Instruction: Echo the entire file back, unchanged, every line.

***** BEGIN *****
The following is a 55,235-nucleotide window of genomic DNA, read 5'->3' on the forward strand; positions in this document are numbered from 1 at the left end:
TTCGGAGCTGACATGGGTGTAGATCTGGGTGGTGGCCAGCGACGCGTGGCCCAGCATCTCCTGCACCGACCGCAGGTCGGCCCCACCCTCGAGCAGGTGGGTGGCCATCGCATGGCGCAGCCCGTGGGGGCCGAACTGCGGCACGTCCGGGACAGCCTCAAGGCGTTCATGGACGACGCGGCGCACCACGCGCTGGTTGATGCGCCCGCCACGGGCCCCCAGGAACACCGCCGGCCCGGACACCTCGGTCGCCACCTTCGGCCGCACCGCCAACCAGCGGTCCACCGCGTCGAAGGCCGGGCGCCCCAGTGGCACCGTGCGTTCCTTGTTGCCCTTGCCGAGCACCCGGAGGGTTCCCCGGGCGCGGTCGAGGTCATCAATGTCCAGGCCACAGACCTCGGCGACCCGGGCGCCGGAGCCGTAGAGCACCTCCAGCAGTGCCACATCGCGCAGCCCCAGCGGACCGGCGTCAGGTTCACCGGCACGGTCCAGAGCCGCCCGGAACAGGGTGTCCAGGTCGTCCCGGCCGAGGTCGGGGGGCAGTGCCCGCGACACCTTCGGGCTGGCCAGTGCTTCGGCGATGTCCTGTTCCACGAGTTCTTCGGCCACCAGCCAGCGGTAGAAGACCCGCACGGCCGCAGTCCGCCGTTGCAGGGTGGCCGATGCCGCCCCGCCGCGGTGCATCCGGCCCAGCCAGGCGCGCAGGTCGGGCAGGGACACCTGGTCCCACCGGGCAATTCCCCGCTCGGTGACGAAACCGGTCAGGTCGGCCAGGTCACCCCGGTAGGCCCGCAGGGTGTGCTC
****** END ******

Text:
The following is a 55,235-nucleotide window of genomic DNA, read 5'->3' on the forward strand; positions in this document are numbered from 1 at the left end:
TTCGGAGCTGACATGGGTGTAGATCTGGGTGGTGGCCAGCGACGCGTGGCCCAGCATCTCCTGCACCGACCGCAGGTCGGCCCCACCCTCGAGCAGGTGGGTGGCCATCGCATGGCGCAGCCCGTGGGGGCCGAACTGCGGCACGTCCGGGACAGCCTCAAGGCGTTCATGGACGACGCGGCGCACCACGCGCTGGTTGATGCGCCCGCCACGGGCCCCCAGGAACACCGCCGGCCCGGACACCTCGGTCGCCACCTTCGGCCGCACCGCCAACCAGCGGTCCACCGCGTCGAAGGCCGGGCGCCCCAGTGGCACCGTGCGTTCCTTGTTGCCCTTGCCGAGCACCCGGAGGGTTCCCCGGGCGCGGTCGAGGTCATCAATGTCCAGGCCACAGACCTCGGCGACCCGGGCGCCGGAGCCGTAGAGCACCTCCAGCAGTGCCACATCGCGCAGCCCCAGCGGACCGGCGTCAGGTTCACCGGCACGGTCCAGAGCCGCCCGGAACAGGGTGTCCAGGTCGTCCCGGCCGAGGTCGGGGGGCAGTGCCCGCGACACCTTCGGGCTGGCCAGTGCTTCGGCGATGTCCTGTTCCACGAGTTCTTCGGCCACCAGCCAGCGGTAGAAGACCCGCACGGCCGCAGTCCGCCGTTGCAGGGTGGCCGATGCCGCCCCGCCGCGGTGCATCCGGCCCAGCCAGGCGCGCAGGTCGGGCAGGGACACCTGGTCCCACCGGGCAATTCCCCGCTCGGTGACGAAACCGGTCAGGTCGGCCAGGTCACCCCGGTAGGCCCGCAGGGTGTGCTC